The customer isn’t king… the customer is everything. At least he/she is according to George Colony, CEO of Forrester Research. At last week’s Dreamforce, the CEO of the independent research firm proclaimed the dawning of the Customer Age, a twenty-year period where the customers (not businesses) will wield increasingly more influence and control.
And the notion that the customer’s position is key was central in everything showcased at the venerable cloud event. While Colony may have noted that customers are “becoming unreasonably demanding,” I’d assert that technology is just now catching up with the customers’ long-held desire for immediate gratification.
Whether on center stage or at a vendor booth, it was obvious that delivering selection and speed is prized. Customers have always wanted things “now” and today they can finally get things “lightning” quick. In fact, Salesforce is building their business around that kind of quickness: Lightning is touted as the new Salesforce IoT platform that provides data and insights an instant.
Julie Ask, VP Principal Analyst at Forrester, talked about this need for speed in a different way. She focused on delivering customers “mobile moments,” which are opportunities that can occur anytime, anywhere, on any device. Elsewhere, Sato, a company that produces thermal printers, is looking to quickly respond to service moments. To do this, Sato has developed “SOS”, or Support on Site, which sends information back to the company to ID a printer problem before it occurs. Sato’s goal is zero downtime to keep the production line running. In so doing, Sato not only keeps the customer happy, it also maximizes usage-based revenue. We’ve also put speed up front at Aria, where we’ve built a platform that enables our clients to leverage customer data, then quickly build products and automate offers to respond to “revenue moments.”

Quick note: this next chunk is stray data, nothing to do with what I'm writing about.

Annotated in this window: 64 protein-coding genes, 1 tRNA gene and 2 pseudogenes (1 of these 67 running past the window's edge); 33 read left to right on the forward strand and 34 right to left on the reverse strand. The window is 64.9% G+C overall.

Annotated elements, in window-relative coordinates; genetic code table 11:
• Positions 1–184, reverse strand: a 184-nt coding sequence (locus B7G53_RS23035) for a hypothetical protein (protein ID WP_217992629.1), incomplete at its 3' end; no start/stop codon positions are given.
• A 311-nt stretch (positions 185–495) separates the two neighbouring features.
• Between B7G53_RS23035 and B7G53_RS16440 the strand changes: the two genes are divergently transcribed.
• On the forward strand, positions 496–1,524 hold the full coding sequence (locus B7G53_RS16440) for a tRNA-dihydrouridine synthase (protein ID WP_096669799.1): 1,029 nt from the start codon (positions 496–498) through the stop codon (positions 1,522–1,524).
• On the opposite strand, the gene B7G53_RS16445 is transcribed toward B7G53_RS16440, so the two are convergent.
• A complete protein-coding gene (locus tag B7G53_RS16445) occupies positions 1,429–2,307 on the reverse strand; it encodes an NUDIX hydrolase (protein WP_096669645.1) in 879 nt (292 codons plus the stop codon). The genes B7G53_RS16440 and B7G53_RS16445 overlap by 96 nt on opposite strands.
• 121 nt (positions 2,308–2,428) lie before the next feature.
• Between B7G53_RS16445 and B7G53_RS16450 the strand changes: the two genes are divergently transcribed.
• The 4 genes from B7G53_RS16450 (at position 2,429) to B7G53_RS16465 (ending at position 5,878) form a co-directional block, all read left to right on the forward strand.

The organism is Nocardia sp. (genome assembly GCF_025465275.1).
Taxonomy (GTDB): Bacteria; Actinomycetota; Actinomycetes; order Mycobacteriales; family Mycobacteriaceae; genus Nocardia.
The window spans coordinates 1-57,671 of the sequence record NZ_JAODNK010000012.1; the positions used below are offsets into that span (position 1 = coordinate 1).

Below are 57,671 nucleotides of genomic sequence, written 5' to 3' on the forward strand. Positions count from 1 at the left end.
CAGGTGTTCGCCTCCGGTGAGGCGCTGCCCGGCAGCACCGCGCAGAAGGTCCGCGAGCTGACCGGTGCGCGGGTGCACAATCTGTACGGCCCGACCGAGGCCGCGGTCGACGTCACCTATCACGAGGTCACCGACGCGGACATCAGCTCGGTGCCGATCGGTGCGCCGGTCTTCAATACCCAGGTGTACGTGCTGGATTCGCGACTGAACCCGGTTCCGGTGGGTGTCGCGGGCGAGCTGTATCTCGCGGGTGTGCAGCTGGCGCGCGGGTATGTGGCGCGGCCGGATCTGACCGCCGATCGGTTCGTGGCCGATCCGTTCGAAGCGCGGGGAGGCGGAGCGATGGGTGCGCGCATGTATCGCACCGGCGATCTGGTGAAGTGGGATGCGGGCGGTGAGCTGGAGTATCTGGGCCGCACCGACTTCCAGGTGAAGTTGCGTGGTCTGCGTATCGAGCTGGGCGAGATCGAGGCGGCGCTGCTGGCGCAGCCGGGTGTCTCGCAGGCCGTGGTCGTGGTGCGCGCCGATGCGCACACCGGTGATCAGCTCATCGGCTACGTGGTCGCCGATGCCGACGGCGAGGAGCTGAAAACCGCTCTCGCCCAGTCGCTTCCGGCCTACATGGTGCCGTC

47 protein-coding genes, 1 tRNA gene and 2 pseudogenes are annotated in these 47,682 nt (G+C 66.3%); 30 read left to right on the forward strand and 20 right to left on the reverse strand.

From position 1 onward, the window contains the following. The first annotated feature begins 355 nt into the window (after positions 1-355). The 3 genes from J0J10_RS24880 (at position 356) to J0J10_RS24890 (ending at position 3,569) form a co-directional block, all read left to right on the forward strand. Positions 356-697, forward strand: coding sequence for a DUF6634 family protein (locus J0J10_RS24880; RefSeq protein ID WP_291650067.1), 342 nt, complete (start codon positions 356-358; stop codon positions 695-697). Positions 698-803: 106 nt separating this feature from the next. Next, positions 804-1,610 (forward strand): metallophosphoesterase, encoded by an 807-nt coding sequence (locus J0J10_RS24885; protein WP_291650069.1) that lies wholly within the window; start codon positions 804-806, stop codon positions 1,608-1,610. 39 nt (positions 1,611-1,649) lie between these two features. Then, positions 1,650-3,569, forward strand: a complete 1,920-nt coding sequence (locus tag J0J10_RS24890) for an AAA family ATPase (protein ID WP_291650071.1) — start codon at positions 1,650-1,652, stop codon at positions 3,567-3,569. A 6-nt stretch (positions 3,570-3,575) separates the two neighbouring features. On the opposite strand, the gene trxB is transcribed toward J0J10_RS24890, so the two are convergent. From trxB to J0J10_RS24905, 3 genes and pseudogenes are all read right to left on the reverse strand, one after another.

In the Customer Age, now isn’t good enough. To be successful you need to be ahead of the curve, which is to say you need to be ahead of the customer. More and more, this is broken down at an individual level, catering to customers’ ever-changing wants, needs, and demands. The evidence from Dreamforce is that companies are charging ahead to meet this expectation.
And the customers will reward those companies that can deliver. Taking advantage of these customer-initiated moments not only results in greater customer satisfaction and retention, but serves as a competitive differentiator.